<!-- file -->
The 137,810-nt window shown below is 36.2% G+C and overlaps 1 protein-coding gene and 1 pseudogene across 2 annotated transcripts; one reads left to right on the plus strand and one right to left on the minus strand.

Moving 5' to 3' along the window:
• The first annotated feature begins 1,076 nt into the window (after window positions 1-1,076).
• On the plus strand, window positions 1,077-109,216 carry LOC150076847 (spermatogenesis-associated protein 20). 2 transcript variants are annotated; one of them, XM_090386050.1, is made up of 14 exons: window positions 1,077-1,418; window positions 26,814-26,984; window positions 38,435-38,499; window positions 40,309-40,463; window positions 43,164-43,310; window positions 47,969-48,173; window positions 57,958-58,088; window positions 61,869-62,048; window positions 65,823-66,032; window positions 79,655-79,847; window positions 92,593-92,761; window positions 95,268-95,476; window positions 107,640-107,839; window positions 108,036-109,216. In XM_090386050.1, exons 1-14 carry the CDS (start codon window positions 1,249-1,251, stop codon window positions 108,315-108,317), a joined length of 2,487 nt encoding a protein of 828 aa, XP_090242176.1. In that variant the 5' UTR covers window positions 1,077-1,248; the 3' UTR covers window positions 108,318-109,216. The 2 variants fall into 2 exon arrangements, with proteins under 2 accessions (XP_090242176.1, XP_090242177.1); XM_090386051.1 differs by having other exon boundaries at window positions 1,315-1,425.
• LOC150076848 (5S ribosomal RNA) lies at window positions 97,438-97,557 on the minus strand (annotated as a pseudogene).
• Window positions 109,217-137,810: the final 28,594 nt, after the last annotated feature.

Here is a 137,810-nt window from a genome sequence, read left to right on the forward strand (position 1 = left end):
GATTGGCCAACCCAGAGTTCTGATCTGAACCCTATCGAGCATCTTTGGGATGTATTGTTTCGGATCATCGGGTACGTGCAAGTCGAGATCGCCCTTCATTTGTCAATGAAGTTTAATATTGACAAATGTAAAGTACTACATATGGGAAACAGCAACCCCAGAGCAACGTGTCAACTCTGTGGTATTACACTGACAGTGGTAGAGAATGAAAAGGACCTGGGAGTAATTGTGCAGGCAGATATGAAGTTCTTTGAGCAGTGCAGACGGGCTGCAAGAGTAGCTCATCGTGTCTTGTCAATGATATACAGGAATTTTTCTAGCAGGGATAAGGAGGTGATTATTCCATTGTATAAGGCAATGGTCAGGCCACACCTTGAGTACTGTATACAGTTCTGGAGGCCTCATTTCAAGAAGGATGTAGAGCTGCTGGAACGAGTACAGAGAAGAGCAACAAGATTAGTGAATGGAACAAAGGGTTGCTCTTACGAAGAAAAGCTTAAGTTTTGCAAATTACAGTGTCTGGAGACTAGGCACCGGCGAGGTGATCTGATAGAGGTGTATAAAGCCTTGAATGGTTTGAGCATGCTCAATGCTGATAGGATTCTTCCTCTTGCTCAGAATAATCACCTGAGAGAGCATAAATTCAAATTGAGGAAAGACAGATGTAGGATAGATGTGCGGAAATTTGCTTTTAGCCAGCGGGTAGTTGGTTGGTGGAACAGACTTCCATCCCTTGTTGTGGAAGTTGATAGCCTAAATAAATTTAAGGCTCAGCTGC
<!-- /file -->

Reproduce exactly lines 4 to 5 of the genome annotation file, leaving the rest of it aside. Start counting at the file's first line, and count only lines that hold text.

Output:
• On the plus strand, window positions 1,077-109,216 carry LOC150076847 (spermatogenesis-associated protein 20). 2 transcript variants are annotated; one of them, XM_090386050.1, is made up of 14 exons: window positions 1,077-1,418; window positions 26,814-26,984; window positions 38,435-38,499; window positions 40,309-40,463; window positions 43,164-43,310; window positions 47,969-48,173; window positions 57,958-58,088; window positions 61,869-62,048; window positions 65,823-66,032; window positions 79,655-79,847; window positions 92,593-92,761; window positions 95,268-95,476; window positions 107,640-107,839; window positions 108,036-109,216. In XM_090386050.1, exons 1-14 carry the CDS (start codon window positions 1,249-1,251, stop codon window positions 108,315-108,317), a joined length of 2,487 nt encoding a protein of 828 aa, XP_090242176.1. In that variant the 5' UTR covers window positions 1,077-1,248; the 3' UTR covers window positions 108,318-109,216. The 2 variants fall into 2 exon arrangements, with proteins under 2 accessions (XP_090242176.1, XP_090242177.1); XM_090386051.1 differs by having other exon boundaries at window positions 1,315-1,425.
• LOC150076848 (5S ribosomal RNA) lies at window positions 97,438-97,557 on the minus strand (annotated as a pseudogene).